At 4 a.m. Friday morning, Bennie McMurray was restless.
Lancaster’s head football coach rose early and walked about 3 miles through his neighborhood. Later that same day, he held a brief press conference to announce his retirement.
“I’d been debating that for a while,” said McMurray. “Thirty-eight years is a long time and I’d gotten to the point to where I was thinking about it more than I should be.”
McMurray hasn’t nailed down the exact day that he won’t wake up at 6 a.m., get dressed and go to another day of work at Lancaster High School. But he has already mentally drawn the curtains on a 38-year coaching career, in which he won two football state titles and five baseball state titles, all at Lewisville High School. McMurray won 419 games as a baseball coach, 11th all-time in South Carolina history, and won 218 games as a football coach.
The 64-year-old also launched a baseball program at Buford High School, where he got his coaching start in 1975, as well as football and baseball programs at Charlotte’s E.E. Waddell in the early 2000s. McMurray was the North Carolina Shrine Bowl head coach in 2005 and a head coach in the 2010 North-South game.
Records aside, there might not be enough hands in Lancaster County to count the young people impacted over nearly four decades.
“He’s a Hall of Famer,” said Lancaster athletic director Mark Strickland, citing McMurray’s 2005 induction to the South Carolina Football Coaches Hall of Fame. “That sums it up right there.”
The timing was good for McMurray, and it’s also good for the Bruin football program. Resigning barely a month after the season concluded, McMurray gives Lancaster an opportunity to bound into the hunt for a replacement. That should give the new coach a full spring practice and summer 7-on-7 circuit to set things up his way.
“It wouldn’t be fair to the next coach to come in here in June or July, over the summer and try to get prepared for the season,” said McMurray.
As he sat around a circular table Friday across the hall from the school’s front office, McMurray regaled a handful of listeners with tales of midnight film swaps in Timmonsville and Lockhart, of reporters riding the team bus back in the 1980s and a hilarious memory or two involving former Lewisville Lion great Sheldon Brown. He also recalled crying with joy after his Bruins beat a Greenwood team with three future NFL players in 2008. Throughout the 45 minutes, McMurray maintained a wistful air.
“It’s sort of like an empty house in a way,” said Strickland. “I hate to see him go within the next couple of weeks. But I understand his thought process because he explained it to me. He didn’t have to, but he did and I respect him for that.”
Strickland said that the school district will post the job opening and then proceed according to the applications received. Strickland noted he was slightly surprised by McMurray’s decision, even after back-to-back 2-9 campaigns.
“He and I had talked a few weeks ago and he had mentioned last year and this year that there was a chance of it,” said Strickland. “The type of season we had this year, I could see it wearing on him last year and this year. As he said, it takes a toll on you.”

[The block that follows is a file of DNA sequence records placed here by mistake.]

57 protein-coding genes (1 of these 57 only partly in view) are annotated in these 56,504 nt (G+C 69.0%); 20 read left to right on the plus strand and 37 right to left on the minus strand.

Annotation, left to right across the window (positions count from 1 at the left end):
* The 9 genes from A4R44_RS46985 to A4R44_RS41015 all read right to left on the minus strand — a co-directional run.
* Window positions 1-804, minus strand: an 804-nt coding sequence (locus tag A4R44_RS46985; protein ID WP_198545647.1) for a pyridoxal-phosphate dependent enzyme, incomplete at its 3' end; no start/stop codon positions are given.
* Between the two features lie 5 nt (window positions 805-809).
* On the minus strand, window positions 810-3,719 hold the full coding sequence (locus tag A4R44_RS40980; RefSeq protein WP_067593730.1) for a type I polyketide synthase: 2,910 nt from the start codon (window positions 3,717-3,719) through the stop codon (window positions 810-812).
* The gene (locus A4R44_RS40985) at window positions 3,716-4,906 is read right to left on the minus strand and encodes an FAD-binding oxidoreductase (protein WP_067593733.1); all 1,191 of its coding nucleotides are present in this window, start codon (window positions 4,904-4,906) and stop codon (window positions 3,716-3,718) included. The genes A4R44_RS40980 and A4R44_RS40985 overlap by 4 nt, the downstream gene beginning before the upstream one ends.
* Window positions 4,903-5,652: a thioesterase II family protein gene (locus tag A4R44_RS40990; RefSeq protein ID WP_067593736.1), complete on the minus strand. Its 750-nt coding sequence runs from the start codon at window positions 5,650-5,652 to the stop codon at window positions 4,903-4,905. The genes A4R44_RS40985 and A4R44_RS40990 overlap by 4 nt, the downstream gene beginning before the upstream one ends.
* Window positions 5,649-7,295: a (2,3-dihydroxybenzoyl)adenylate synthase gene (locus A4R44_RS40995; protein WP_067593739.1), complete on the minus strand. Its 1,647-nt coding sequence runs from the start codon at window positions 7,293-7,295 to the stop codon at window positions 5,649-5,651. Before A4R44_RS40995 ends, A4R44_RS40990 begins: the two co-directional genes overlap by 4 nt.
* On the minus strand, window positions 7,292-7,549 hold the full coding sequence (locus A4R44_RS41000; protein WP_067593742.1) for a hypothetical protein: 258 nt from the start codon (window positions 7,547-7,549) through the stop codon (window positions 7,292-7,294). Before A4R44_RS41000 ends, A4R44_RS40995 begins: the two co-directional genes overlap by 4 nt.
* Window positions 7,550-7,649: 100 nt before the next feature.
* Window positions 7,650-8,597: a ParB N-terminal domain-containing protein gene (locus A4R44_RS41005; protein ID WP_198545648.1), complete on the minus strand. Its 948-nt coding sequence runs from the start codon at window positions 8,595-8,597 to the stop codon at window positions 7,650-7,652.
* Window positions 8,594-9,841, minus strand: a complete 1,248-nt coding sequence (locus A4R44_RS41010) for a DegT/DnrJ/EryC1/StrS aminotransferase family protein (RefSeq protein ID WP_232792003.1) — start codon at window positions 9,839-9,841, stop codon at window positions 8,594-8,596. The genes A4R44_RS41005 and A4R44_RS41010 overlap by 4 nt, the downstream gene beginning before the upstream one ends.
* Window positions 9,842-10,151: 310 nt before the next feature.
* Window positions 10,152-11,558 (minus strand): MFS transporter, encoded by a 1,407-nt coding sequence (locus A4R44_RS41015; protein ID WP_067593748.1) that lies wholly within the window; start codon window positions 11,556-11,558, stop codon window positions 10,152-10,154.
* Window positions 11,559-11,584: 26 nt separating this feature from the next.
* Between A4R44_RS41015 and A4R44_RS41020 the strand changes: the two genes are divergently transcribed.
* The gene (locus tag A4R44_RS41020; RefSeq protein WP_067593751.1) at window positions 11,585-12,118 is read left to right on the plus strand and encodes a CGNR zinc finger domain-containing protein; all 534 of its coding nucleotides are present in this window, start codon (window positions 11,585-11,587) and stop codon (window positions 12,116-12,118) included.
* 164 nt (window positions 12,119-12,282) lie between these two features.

Strickland and McMurray agreed that a coach with abundant energy would be needed to help arrest the Bruins’ football slide in recent years.
“I’m not gonna be in a big hurry,” Strickland said about the hiring process. “I would hope to have something done by the beginning of the new year, but I’m not gonna rush anything.”
Like many people facing the vast openness of retirement, McMurray has no immediate plans other than chauffeuring his wife, Monique, this coming spring. She’s just been promoted to officiating softball for the Atlantic Coast Conference, so McMurray will be squiring her around the southeastern United States. He added he might get back into baseball officiating too.
As it usually does, family played a big part in McMurray’s decision. He was not a “happy camper” at home the last few years, due to the difficulties of his day job leaking into his home life. That’s something he – and Monique – won’t have to fret over anymore. He did mention that he would consider a return to coaching if someone made him an offer he couldn’t refuse, but discounted the likelihood of that happening. McMurray seemed content Friday.
“There’s plenty of great moments through the 38 years, and it’s not all about the big games,” he said. “I guess the biggest thing I’m going to miss is the relationships with the players and coaches. We spent a lot of time together.”
After years at Buford, Lewisville and Waddell, McMurray came back to Lancaster, his hometown, in 2006. It wasn’t as glorious a return as he would’ve hoped – the Bruins went 39-54 during his eight seasons at the helm – but it did feel right to end his career in Lancaster.
Even with the circle completed, McMurray wasn’t sure why he was so restless Friday morning.
“I don’t know,” he said. “First day of the rest of my life I guess.”
The day is coming soon, in the next few weeks very likely, when McMurray won’t have to rise in the gray-blue of the early morning, put on a pot of coffee, glance at the newspaper, then drive over to Lancaster High School. The venerable shaper of young men is going to have to learn how to hit the snooze button.
Bret McCormick • 803-329-4032; Twitter: @BretJust1T